Ah, it’s so nice to be in a real market for once, outside of those sterile shopping malls with air conditioning and clearly marked aisles. I’m simply overwhelmed by how much activity there is here. I love it! Why, yes, hello to you to sir! Just browsing, really. Wait a moment – what’s that over there? That thing, sir, the one that looks authentic and representative of what I believe to be your traditional cultural heritage. No, not that one; the one behind that, with the jagged edges and slightly curved handle. May I take a look? Wow, it’s just beautiful. I have literally zero idea of what this item is or could possibly be. Can you tell me if it’s handmade?
This wood — what kind of wood is this, actually? Oh, pomegranate wood — I’ve heard of eating pomegranates before, but never of using their wood. It must be truly traditional. And once you have obtained this traditional pomegranate wood, what process do you use to make it into this item that I cannot for the life of me identify? I’m very interested to know not only its current form but the whole history of how it is made into what it is today, whatever it is.
Oh, I think I know. Looking at it from the left side, could this be a ceremonial stick used to mark the coming of the summer solstice? It certainly looks like it would be used during the summer, rather than the winter, given the carvings and such, but I certainly wouldn’t need to tell you that. Or perhaps this is placed inside the young man’s lower lip during the coming of age ceremony before he sets out on his first hunt? You guys are the ones with the lower lip ceremonies, right? I’m pretty sure I read that somewhere.
Now that I’m holding it, I see that this thing has a very nice heft; the kind of heft you could really use as a paperweight. Is it a paperweight? Do you even have paperweights in your culture? Is that a remnant of the colonial era, the need for bureaucracy? Pardon my cultural ignorance, and please accept my apology on behalf of all people who have extracted resources and livelihoods from you for hundreds of years.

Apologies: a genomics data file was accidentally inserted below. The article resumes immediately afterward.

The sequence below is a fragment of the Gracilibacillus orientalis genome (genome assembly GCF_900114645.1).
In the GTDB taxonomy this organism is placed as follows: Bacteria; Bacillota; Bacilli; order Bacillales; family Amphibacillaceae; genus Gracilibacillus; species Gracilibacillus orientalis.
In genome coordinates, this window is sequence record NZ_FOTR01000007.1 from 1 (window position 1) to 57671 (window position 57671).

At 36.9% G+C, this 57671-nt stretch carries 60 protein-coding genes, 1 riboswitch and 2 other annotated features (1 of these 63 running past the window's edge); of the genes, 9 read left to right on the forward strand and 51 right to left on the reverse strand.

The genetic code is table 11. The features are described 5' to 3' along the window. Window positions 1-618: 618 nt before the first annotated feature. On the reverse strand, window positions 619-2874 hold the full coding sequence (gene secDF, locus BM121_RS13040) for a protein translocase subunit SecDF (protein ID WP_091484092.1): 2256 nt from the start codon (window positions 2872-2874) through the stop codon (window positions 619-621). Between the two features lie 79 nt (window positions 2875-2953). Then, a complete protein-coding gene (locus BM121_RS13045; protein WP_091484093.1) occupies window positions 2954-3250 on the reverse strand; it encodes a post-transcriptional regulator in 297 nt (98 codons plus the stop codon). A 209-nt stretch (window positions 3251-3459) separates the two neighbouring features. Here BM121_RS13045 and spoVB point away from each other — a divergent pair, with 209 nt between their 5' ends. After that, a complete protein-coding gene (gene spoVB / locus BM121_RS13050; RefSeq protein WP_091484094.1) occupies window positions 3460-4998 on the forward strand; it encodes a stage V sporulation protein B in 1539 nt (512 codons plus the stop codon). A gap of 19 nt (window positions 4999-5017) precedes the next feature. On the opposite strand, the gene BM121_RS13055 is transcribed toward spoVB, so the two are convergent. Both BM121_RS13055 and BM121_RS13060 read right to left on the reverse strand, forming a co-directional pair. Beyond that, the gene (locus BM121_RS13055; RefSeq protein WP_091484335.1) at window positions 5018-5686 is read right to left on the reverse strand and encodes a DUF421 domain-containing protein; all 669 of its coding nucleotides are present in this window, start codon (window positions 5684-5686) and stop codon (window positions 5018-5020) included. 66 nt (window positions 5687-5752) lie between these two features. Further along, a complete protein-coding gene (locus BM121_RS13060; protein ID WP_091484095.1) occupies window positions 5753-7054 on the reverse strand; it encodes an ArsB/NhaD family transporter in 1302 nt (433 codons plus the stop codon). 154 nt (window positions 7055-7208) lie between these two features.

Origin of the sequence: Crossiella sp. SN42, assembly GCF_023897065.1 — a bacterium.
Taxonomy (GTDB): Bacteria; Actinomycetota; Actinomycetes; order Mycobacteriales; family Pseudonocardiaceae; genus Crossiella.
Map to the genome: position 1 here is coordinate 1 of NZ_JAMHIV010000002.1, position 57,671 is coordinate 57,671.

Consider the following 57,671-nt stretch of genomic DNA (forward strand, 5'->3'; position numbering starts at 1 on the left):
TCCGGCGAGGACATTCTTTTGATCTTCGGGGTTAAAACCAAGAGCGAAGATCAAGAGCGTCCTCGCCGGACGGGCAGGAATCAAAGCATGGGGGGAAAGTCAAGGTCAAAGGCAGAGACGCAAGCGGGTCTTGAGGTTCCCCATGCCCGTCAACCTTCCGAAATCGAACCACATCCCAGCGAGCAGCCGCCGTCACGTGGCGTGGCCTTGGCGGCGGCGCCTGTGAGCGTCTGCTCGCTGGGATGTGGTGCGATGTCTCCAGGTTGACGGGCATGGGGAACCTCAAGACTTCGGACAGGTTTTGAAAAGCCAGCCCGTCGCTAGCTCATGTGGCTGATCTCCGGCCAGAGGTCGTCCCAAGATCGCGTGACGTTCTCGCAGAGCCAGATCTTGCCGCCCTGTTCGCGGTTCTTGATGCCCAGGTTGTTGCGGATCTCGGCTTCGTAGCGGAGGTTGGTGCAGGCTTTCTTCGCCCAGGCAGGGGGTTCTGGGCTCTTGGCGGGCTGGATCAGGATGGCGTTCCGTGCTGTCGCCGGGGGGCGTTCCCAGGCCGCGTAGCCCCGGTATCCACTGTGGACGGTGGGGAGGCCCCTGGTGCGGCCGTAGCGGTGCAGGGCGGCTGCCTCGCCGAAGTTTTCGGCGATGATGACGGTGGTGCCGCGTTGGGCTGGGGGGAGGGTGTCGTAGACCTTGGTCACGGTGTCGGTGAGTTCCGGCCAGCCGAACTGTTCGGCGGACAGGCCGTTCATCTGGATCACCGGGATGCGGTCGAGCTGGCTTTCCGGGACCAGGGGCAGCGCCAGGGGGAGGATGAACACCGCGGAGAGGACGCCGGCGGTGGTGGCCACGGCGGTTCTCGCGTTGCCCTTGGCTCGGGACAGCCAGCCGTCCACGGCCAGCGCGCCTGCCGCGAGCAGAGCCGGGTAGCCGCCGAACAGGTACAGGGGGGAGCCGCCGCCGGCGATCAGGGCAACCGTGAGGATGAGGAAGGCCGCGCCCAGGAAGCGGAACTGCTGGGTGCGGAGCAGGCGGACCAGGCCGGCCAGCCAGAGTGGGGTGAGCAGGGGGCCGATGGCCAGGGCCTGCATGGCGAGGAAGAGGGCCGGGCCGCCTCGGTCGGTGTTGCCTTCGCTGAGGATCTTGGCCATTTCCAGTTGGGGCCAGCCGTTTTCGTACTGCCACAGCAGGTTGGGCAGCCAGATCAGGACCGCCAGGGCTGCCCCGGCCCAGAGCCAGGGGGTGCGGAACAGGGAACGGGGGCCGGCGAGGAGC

The design is just magnificent, truly. Did you carve it yourself, or is someone else responsible for the detailed lines on this whatever-it-is? Oh, it’s carved by someone else. Are they here? I really can’t be sure it’s authentic unless I meet the person who carved it. Your brother carved it, you say. How do I know you really have a brother? Is he not here because he’s carving things, or is he not here because he’s off playing some kind of native sporting game, like soccer? I’d love to meet him actually, how’s his English? Not good? Like how not good?
Look, you seem like a nice guy. Everyone always says I’m too gullible but I like to give people the benefit of the doubt. This thing, which I still have no idea the use of which is — how much for one? How about a dollar and fifty cents? That seems reasonable to me for an item like this, of this size and shape and unknown cultural significance. I think you’d be hard-pressed to find another guy like me who is not just interested in a good deal but wants to truly understand what these things mean to your culture, whatever they are and whatever they are used for.
What’s that in your hand? Is it a baby’s blanket made from the pelt of an ocelot? Some Westerners might judge you for trading in furs, but I’m not one to impose my foreign value systems on your culture. Wait — it’s just your iPhone cover. Are you using Google Translate? I didn’t realize you got service out here.
Oh, it’s a comb. Like a hair comb? Oh, no, sorry, there’s been a misunderstanding. I have no interest in a comb. We all have combs! But that thing next to your left hand, that thing that looks like a many-pronged fork you could use in a zen garden – is that hand-carved from traditional pomegranate wood?